Harriette Glenn was at the Piggly Wiggly in Holly Hill when she received a phone call shortly before 10 a.m. Monday.
A deer had broken through the front mirrored window of her daughter's restaurant – Sequoyah's Cafe at 8512 Old State Road – and headed straight to the restaurant's kitchen.
"They told me the deer broke through the glass," Glenn said.
When she went into the restaurant, there was blood everywhere and the deer was still inside.
The deer fled through the restaurant's front door and left the scene.
The restaurant was closed when the deer crashed inside. No other damage reported.
It was the first time in the restaurant's three years since opening that a deer decided to visit, Glenn said.
"Some have said your food is so good the deer jumped through the window,” she said.
Owner Sequoyah Williams thanked individuals at Piggly Wiggly, Holly Hill Mayor William Johnson, the Holly Hill Police Department, restaurant employees and others for cleaning and restoring the restaurant.
The restaurant, which is traditionally open Thursdays through Sundays, will reopen as scheduled on Thursday. The restaurant is open from 11 a.m. to 5 p.m.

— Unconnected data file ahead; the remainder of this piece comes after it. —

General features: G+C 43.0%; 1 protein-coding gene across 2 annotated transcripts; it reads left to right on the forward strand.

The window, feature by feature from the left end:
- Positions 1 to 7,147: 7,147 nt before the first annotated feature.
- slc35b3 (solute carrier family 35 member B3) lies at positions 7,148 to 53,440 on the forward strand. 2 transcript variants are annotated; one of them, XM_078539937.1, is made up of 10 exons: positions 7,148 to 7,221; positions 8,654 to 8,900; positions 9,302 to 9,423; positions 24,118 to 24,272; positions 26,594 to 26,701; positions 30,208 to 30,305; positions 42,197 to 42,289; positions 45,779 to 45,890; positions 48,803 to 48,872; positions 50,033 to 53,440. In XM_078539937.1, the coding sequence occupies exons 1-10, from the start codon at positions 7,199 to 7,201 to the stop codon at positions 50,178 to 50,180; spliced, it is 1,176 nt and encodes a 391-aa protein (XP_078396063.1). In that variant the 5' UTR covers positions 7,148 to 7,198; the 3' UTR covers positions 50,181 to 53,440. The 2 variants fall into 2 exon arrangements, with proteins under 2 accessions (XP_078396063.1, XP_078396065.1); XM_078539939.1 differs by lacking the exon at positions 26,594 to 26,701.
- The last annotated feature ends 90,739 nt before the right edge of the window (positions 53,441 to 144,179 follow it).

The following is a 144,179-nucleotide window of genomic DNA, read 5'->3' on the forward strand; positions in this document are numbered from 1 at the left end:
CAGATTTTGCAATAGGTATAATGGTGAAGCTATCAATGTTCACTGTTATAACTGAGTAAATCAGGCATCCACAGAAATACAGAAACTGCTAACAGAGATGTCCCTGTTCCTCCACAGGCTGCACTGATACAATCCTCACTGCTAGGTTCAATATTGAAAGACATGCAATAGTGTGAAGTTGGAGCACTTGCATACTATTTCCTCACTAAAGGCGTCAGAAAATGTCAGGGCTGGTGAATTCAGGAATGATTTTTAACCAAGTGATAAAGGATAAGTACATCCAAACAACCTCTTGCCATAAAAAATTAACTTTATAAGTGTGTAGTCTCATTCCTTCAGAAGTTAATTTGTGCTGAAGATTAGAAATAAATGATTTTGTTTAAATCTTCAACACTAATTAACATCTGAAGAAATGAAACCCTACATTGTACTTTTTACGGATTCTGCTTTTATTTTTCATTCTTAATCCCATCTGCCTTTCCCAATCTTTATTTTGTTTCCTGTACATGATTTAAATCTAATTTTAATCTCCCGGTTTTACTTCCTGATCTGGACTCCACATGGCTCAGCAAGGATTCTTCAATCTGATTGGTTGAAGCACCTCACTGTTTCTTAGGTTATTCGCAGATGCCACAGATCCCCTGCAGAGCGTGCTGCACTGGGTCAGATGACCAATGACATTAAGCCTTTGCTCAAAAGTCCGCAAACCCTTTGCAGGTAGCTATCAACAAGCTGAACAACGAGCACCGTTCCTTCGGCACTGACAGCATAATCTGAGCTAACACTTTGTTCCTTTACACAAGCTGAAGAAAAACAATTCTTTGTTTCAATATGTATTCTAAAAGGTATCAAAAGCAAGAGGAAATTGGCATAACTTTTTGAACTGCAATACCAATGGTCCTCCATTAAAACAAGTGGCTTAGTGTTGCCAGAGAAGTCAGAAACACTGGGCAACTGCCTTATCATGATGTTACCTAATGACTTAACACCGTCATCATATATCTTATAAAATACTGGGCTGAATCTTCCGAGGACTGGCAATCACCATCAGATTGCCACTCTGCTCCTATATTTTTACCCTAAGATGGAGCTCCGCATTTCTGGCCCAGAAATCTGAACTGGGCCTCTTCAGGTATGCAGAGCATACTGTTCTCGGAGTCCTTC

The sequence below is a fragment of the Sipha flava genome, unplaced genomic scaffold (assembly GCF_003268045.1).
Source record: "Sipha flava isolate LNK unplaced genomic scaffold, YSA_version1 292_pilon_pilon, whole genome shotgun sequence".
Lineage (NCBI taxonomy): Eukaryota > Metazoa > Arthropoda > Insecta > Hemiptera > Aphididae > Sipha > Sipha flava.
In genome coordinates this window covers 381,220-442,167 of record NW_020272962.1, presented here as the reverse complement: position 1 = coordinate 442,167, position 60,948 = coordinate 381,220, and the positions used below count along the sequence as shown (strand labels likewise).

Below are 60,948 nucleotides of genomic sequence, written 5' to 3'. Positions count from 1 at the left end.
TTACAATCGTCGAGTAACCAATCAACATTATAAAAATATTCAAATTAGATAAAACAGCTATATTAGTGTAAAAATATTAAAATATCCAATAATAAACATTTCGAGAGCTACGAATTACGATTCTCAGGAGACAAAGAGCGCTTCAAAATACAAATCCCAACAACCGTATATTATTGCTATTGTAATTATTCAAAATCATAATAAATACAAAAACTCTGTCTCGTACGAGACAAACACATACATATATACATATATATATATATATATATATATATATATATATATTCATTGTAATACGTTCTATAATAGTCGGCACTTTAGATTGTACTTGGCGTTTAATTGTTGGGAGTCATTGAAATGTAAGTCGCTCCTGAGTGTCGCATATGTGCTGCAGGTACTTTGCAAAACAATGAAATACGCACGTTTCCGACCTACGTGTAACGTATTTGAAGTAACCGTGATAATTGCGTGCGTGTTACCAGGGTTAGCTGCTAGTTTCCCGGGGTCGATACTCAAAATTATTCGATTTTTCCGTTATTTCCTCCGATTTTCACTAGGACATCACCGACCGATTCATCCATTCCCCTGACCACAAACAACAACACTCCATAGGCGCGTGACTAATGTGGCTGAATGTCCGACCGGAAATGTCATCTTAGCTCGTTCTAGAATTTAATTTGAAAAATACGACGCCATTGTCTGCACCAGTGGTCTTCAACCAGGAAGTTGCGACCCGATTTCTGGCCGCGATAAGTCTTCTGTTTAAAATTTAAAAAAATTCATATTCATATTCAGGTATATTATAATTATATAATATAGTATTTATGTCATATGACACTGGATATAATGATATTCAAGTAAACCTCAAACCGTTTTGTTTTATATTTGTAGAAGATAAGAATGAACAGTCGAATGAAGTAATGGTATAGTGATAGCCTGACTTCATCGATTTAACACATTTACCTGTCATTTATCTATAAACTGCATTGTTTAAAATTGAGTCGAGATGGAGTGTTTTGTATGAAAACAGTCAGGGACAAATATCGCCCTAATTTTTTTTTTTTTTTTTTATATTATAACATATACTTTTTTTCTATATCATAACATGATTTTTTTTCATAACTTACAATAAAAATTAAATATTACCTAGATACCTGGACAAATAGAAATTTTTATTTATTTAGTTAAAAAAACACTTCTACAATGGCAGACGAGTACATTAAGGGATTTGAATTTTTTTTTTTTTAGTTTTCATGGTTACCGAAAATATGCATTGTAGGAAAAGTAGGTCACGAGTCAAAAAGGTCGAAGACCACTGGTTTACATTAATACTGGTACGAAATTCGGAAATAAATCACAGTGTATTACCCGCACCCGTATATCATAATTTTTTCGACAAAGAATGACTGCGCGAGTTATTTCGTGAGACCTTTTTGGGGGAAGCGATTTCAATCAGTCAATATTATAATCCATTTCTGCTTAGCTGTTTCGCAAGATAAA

It is not the first time a deer has run into a Holly Hill business.
About 13 years ago, a doe crashed into Shuler-Marshall Funeral Home and died at the scene.
Meanwhile, a dead deer was found in the yard of a Broughton Street home in Orangeburg on Monday morning.
It appears the deer was crossing Broughton Street in the early morning hours when it was struck by a vehicle.
Deer encounters are not unusual this time of year, S.C. Department of Natural Resources spokesman David Lucas said.
“Breeding activity, which takes place primarily in October and November, results in increased activity and sometimes aggression from bucks as their testosterone levels are at the highest point of the year," Lucas said.
The most likely time people will come across a deer is around dusk or dawn.
"It would be unusual to see wild deer get very close to people any time of the year, though deer are highly adaptable, and in some suburban – and even urban – environments can become very habituated to people," Lucas said.
If individuals come across a deer, they are encouraged to leave it alone and not approach or try to get close to it, Lucas said.
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